touch of the hideous to the scene, the
priest stepped forward dragging the reluctant Pan-at-lee by the wrist.
"The Princess O-lo-a was alone in the Forbidden Garden with but this
one slave," explained the priest, "when there suddenly appeared from
the foliage nearby this creature who claims to be the Dor-ul-Otho. When
the slave saw him the princess says that she cried aloud in startled
recognition and called the creature by name--Tarzan-jad-guru--the same
name that the slave from Kor-ul-lul gave him. This woman is not from
Kor-ul-lul but from Kor-ul-JA, the very tribe with which the Kor-ul-lul
says the creature was associating when he first saw him. And further
the princess said that when this woman, whose name is Pan-at-lee, was
brought to her yesterday she told a strange story of having been
rescued from a Tor-o-don in the Kor-ul-GRYF by a creature such as this,
whom she spoke of then as Tarzan-jad-guru; and of how the two were
pursued in the bottom of the gorge by two monster gryfs, and of how the
man led them away while Pan-at-lee escaped, only to be taken prisoner
in the Kor-ul-lul as she was seeking to return to her own tribe.
"Is it not plain now," cried Lu-don, "that this creature is no god. Did
he tell you that he was the son of god?" he almost shouted, turning
suddenly upon Pan-at-lee.
The girl shrank back terrified. "Answer me, slave!" cried the high
"He seemed more than mortal," parried Pan-at-lee.
"Did he tell you that he was the son of god? Answer my question,"
"No," she admitted in a low voice, casting an appealing look of
forgiveness at Tarzan who returned a smile of encouragement and
"That is no proof that he is not the son of god," cried Ja-don. "Dost
think Jad-ben-Otho goes about crying 'I am god! I am god!' Hast ever
heard him Lu-don? No, you have not. Why should his son do that which
the father does not do?"
"Enough," cried Lu-don. "The evidence is clear. The creature is an
impostor and I, the head priest of Jad-ben-Otho in the city of A-lur,
do condemn him to die." There was a moment's silence during which
Lu-don evidently paused for the dramatic effect of his climax. "And if
I am wrong may Jad-ben-Otho pierce my heart with his lightnings as I
stand here before you all."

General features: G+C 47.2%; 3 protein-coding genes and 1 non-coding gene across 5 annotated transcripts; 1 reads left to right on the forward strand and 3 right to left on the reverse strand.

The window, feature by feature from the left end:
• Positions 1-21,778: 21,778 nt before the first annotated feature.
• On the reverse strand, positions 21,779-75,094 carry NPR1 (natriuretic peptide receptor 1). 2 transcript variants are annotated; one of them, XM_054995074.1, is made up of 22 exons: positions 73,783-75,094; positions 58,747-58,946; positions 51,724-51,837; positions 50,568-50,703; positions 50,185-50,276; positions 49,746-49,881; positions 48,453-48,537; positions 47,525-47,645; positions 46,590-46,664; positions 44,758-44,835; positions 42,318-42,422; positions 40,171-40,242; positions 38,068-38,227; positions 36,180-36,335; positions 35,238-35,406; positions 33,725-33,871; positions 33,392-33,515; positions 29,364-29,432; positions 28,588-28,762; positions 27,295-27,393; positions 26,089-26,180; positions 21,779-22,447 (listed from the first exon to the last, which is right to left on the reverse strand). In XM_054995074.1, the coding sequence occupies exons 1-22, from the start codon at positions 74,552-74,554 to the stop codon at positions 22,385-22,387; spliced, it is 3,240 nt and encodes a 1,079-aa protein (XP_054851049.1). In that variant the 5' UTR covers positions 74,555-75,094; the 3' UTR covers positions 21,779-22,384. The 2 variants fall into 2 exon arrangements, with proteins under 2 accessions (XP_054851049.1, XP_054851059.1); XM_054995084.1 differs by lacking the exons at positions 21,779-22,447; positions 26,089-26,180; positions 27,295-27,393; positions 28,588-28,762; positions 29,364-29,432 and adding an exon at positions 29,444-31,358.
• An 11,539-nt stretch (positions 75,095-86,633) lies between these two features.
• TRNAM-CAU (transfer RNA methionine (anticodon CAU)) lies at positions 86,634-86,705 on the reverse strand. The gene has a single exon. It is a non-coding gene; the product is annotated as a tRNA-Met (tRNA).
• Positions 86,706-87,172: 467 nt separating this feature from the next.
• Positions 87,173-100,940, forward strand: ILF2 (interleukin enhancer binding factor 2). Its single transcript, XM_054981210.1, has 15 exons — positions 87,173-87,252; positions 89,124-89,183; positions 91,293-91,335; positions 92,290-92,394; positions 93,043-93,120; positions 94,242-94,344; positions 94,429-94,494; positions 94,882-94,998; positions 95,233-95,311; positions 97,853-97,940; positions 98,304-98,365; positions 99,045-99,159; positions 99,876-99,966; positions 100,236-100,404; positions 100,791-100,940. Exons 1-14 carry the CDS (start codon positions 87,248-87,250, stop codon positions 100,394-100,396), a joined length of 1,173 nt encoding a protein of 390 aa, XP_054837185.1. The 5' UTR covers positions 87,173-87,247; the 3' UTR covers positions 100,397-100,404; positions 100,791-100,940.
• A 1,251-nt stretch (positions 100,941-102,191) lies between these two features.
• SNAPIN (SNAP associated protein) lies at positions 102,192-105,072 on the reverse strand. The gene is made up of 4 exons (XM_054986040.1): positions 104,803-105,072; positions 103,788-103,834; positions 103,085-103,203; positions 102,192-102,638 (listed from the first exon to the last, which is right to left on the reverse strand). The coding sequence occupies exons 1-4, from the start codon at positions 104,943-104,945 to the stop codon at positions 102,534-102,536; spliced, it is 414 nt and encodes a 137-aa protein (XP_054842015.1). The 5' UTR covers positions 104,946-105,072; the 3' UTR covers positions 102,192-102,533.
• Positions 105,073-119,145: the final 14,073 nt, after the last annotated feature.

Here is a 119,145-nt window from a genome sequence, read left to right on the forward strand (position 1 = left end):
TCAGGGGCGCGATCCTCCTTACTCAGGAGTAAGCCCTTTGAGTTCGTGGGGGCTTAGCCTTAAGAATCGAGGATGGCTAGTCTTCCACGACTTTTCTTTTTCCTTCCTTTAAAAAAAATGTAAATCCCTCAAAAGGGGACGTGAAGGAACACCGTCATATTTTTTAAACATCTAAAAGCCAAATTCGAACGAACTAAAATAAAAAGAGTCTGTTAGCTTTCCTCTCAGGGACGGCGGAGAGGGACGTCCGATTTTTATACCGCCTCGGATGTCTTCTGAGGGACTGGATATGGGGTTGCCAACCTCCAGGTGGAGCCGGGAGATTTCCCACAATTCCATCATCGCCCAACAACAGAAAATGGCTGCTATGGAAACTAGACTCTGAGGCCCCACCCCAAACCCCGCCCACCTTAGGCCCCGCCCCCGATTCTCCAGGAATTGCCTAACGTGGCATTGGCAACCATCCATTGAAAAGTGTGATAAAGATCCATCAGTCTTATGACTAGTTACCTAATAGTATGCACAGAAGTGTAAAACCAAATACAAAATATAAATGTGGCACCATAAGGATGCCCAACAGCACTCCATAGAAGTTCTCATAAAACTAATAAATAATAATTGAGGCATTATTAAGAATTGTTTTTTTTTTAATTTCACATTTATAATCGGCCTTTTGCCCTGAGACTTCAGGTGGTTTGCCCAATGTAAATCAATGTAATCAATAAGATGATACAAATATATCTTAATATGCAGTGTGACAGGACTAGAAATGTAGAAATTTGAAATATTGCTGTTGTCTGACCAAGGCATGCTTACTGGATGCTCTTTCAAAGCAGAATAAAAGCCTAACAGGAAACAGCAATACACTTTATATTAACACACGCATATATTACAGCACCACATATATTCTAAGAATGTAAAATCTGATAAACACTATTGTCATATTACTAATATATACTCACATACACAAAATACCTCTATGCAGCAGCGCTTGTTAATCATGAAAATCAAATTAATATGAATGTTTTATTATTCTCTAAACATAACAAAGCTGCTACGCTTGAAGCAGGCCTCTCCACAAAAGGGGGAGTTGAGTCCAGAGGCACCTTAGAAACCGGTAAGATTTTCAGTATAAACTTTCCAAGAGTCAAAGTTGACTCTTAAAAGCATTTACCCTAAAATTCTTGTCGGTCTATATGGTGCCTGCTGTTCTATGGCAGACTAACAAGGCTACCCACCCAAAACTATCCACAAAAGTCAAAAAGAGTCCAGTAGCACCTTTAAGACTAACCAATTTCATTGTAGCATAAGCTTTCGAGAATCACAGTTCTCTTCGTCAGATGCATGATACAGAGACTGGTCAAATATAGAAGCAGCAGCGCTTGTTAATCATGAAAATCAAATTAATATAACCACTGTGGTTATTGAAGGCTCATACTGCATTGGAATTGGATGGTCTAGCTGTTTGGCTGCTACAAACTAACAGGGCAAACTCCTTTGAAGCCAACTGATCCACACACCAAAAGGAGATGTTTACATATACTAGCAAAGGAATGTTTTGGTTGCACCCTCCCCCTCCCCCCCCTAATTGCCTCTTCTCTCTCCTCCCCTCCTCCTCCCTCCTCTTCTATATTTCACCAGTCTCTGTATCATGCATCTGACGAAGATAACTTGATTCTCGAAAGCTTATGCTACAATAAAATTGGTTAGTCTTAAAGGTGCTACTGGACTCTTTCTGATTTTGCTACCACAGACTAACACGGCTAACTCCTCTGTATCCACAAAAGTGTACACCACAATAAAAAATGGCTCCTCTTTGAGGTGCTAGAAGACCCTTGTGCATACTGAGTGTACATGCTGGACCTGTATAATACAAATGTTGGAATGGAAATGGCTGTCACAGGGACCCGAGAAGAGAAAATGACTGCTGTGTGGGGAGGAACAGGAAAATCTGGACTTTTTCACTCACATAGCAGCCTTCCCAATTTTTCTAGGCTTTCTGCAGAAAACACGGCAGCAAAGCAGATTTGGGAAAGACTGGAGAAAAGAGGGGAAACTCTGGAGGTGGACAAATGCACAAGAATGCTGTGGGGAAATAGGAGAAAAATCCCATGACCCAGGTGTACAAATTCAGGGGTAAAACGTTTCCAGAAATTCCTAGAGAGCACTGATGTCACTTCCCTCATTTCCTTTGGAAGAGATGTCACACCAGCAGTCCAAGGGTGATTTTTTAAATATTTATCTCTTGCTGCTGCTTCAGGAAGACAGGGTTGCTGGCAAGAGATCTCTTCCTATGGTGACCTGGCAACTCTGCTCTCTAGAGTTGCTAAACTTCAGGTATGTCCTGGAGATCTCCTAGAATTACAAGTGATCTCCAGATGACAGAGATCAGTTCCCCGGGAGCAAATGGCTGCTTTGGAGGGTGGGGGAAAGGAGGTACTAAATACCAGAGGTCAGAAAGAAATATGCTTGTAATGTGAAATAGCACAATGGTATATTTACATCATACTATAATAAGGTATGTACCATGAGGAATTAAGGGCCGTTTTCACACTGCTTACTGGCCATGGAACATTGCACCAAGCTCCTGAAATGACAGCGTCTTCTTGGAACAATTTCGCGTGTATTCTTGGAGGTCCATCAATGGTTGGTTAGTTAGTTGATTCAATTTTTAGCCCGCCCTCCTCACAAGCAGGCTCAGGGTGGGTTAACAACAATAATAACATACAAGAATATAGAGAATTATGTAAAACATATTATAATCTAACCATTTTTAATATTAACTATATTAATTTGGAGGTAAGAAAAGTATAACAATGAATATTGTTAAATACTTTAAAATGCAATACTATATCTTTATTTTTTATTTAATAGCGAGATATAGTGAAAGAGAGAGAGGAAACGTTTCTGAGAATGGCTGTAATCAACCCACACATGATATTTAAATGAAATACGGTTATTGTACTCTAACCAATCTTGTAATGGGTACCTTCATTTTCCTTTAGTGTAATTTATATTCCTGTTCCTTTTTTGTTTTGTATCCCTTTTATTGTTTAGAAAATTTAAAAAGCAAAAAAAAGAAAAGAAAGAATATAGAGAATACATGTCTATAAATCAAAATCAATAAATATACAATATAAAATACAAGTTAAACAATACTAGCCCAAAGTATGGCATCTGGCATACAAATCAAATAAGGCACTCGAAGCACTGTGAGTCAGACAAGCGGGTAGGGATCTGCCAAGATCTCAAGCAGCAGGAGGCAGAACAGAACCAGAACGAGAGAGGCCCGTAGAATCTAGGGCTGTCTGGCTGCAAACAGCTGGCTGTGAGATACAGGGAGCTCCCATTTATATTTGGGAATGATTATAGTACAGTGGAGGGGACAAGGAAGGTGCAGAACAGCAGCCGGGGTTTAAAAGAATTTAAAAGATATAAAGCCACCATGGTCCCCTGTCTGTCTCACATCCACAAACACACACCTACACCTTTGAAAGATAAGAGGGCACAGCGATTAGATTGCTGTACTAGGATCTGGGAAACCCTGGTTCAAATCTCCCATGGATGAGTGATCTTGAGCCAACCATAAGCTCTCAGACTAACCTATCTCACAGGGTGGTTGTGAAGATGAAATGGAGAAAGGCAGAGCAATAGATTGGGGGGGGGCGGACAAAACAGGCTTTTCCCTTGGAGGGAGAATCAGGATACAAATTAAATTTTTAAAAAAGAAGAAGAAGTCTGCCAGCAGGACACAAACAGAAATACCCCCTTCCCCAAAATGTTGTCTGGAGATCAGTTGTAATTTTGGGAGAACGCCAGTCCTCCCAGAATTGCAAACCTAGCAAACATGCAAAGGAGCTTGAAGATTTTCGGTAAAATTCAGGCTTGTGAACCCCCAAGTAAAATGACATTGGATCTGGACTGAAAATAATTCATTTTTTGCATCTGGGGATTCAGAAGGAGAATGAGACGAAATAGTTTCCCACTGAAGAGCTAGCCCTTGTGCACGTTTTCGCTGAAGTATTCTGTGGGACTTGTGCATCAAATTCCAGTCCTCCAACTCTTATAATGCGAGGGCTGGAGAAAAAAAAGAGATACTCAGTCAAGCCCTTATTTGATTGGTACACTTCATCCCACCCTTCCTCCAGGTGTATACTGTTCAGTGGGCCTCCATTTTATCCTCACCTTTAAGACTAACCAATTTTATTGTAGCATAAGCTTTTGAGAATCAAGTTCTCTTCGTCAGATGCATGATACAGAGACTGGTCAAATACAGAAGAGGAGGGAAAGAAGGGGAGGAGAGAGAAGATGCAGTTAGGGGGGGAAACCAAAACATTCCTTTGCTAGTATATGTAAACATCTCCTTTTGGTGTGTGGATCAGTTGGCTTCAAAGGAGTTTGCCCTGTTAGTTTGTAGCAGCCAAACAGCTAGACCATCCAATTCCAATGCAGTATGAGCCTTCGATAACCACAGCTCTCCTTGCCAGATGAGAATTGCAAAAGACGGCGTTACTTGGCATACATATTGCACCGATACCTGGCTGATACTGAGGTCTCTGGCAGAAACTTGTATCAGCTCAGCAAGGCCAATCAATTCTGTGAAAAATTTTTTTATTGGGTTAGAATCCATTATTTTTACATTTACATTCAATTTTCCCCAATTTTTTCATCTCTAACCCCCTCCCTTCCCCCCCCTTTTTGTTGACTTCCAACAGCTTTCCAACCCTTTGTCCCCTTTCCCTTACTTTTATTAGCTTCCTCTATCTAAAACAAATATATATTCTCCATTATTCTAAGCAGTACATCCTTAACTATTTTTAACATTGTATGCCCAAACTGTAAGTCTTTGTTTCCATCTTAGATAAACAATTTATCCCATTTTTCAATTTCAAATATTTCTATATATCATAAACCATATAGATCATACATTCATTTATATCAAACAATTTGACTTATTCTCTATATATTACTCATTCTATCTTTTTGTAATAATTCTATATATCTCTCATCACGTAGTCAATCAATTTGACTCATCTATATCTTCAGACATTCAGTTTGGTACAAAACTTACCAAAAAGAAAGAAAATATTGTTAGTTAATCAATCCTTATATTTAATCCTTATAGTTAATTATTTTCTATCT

The lapping of the wavelets of the lake against the foot of the palace
wall was distinctly audible in the utter and almost breathless silence
which ensued. Lu-don stood with his face turned toward the heavens and
his arms outstretched
"MON DIEU, Nikolas!" he cried.Page 14
Then he turned back to the stateroom and the girl.Page 24
"Why did they lure me there? Were they hungry?" D'Arnot feigned a horrified shudder, but he laughed at the quaint suggestion.Page 37
And Tarzan of.Page 44
The great friendship which had sprung up between these two men whose lives and training had been so widely different had but been strengthened by association, for they were both men to whom the same high ideals of manhood, of personal courage, and of honor appealed with equal force.Page 50
Tarzan was beginning to hope that, after all, the rumor might have been false, when suddenly Gernois was ordered to Bou Saada in the Petit Sahara far to the south.Page 90
Samuel T.Page 92
But during the balance of the trip, and for many days thereafter, he was moody and distraught.Page 101
For a while they would have doubted your story, thinking it but the nervous hallucination of a woman--had you insisted it would have been too late to have rescued him by the time the ship could have been brought to a stop, and the boats lowered and rowed back miles in search of the unknown spot where the tragedy had occurred.Page 119
The following morning he dropped into the village street as suddenly as he had disappeared the preceding night.Page 142
"Thank God that we are together!" "Look," said the girl dully, indicating the horizon with an apathetic gesture.Page 147
" "You will do as the majority decide, or you will be 'the first' without the formality of drawing lots," said Monsieur Thuran threateningly.Page 148
Jane Porter leaned forward with a tense and horrified expression on her face as the hand of the man she was to marry groped about beneath the coat.Page 152
On several occasions Tarzan had thought that he discerned things moving behind the ruined portions of the wall near to them, as though creatures were watching them from behind the bulwarks of the ancient pile.Page 157
About the court, from the ground to the top of the temple, were series of open galleries, and now and then the captive caught glimpses of bright eyes gleaming from beneath masses of tumbling hair, peering down upon him from above.Page 162
The faint light that filtered in from above showed him a large, low-ceiled vault from which several doorways led off into inky darkness, but there was no need to thread an unknown way, for there before him lay the objects of his search--the mad brute had the girl upon the floor, and gorilla-like fingers were clutching frantically at her throat as she struggled to escape the fury of the awful thing upon her.Page 183
"You have done the best you could.Page 186
He had lain stretched upon the soft grass of the circular clearing for but a few moments when he heard far to the south a familiar sound.Page 194
he blurted out.Page 202
No, dear, we are both very much alive.